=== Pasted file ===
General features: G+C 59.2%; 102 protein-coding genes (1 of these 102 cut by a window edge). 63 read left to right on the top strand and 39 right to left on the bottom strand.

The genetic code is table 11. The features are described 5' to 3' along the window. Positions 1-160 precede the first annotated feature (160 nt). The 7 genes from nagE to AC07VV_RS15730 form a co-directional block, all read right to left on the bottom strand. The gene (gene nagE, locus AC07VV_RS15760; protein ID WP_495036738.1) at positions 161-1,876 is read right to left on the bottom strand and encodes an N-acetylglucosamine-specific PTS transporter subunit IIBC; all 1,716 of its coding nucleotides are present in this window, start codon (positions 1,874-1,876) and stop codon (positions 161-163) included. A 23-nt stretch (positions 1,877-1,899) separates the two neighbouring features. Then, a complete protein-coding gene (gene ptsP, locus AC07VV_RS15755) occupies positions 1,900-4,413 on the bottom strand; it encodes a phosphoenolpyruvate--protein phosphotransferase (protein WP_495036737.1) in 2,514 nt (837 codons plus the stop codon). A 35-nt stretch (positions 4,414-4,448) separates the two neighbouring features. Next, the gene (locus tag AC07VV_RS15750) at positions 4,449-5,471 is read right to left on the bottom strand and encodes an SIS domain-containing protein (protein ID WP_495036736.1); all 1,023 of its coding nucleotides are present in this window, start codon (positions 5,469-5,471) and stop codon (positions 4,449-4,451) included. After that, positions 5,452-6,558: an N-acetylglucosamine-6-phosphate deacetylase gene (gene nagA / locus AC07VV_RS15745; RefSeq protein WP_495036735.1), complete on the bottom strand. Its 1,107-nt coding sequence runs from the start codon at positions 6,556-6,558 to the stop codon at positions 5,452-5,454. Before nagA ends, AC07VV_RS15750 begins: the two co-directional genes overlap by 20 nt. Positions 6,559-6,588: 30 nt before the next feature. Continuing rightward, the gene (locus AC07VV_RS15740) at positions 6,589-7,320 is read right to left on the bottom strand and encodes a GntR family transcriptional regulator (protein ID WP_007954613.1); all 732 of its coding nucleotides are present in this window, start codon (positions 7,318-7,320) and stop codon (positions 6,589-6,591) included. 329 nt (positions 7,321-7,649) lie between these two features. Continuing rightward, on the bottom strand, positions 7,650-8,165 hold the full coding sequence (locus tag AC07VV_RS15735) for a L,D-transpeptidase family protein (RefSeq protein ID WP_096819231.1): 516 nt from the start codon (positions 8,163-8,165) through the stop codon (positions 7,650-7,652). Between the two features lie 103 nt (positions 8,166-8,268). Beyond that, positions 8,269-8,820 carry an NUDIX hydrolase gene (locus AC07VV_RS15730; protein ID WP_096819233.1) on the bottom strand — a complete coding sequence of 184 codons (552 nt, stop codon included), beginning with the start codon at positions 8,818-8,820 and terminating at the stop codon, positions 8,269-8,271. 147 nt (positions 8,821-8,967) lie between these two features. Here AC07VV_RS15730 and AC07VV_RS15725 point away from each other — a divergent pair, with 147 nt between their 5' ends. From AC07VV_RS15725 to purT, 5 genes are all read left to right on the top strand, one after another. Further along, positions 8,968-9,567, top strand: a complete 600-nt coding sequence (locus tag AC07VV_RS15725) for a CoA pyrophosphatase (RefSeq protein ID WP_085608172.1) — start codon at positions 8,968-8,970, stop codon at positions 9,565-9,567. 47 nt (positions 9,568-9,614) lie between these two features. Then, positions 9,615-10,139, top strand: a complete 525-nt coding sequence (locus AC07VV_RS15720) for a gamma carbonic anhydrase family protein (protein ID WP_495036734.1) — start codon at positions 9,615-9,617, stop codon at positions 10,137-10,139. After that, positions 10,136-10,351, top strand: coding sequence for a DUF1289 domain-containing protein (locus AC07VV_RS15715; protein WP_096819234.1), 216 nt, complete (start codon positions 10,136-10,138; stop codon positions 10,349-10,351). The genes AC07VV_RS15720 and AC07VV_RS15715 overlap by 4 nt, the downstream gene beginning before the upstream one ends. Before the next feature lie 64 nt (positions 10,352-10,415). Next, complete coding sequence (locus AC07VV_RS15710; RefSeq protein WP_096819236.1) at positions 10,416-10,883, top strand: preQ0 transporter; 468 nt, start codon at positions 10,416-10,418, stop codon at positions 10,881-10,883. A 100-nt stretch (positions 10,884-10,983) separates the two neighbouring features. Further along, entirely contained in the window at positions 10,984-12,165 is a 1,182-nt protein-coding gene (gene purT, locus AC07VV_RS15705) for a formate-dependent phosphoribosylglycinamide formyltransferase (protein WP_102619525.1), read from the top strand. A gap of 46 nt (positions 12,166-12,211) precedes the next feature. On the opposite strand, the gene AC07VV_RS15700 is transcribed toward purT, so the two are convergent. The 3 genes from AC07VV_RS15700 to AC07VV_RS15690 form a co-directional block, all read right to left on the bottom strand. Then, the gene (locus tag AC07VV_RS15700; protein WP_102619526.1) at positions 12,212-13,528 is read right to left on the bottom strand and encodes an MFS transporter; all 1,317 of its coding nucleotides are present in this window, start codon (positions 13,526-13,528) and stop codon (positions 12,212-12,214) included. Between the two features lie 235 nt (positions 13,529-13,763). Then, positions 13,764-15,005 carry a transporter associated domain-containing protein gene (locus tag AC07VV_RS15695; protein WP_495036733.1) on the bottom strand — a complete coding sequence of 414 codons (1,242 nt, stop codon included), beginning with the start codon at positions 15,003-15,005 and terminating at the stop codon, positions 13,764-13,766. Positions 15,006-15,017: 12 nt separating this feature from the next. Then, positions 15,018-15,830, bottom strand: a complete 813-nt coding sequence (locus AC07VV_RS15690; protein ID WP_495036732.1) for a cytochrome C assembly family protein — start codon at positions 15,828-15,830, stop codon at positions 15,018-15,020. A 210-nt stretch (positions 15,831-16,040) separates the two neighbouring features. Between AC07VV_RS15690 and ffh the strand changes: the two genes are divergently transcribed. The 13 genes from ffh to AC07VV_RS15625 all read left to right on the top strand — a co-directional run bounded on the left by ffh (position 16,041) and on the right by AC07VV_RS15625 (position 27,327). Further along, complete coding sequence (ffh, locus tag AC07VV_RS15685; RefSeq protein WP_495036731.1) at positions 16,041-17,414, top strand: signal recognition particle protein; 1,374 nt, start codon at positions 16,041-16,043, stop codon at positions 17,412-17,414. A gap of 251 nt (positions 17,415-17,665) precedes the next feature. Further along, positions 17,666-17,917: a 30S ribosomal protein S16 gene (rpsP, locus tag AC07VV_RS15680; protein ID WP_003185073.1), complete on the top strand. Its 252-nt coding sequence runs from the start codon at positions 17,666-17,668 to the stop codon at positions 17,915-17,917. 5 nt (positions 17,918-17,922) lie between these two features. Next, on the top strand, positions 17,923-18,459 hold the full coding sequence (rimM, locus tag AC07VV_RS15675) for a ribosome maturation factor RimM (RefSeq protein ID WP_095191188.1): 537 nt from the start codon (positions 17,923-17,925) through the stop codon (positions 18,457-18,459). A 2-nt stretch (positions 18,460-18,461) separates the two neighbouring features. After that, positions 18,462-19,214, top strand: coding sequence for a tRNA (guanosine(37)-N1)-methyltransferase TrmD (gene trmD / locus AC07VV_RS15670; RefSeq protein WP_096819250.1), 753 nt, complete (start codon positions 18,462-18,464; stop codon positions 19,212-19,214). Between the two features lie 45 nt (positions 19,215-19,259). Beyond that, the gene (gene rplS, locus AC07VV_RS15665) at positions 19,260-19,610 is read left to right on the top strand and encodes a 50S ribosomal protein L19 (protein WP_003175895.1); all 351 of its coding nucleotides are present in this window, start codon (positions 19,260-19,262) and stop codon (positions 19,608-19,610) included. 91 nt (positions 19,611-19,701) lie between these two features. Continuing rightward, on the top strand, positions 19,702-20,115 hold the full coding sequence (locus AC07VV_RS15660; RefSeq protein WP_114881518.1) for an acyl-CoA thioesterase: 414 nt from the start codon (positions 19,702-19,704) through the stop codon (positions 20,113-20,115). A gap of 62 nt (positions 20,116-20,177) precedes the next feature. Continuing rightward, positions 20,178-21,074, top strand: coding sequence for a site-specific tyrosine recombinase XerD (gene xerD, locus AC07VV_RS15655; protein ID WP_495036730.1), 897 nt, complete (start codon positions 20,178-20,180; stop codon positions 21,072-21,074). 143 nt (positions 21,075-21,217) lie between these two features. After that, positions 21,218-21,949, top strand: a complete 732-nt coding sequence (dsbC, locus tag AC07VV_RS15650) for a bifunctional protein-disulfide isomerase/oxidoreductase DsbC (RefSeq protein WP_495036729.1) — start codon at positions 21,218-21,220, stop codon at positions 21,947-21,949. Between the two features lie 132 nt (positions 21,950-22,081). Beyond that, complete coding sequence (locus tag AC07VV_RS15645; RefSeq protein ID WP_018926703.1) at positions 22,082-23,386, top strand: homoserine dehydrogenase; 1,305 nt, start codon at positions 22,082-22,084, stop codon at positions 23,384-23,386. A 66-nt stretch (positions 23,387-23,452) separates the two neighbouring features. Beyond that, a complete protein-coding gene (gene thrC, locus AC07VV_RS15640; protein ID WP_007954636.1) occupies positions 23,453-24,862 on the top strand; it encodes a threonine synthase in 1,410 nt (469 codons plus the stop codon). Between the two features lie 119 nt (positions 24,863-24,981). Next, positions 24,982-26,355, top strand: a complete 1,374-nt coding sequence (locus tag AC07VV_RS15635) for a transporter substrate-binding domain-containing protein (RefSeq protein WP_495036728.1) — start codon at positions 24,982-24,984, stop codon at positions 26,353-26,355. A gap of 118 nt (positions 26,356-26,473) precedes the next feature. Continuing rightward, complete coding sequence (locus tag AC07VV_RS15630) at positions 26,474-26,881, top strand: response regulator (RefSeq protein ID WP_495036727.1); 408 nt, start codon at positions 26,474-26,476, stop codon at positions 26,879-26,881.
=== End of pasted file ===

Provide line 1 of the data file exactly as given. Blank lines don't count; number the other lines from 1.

General features: G+C 59.2%; 102 protein-coding genes (1 of these 102 cut by a window edge). 63 read left to right on the top strand and 39 right to left on the bottom strand.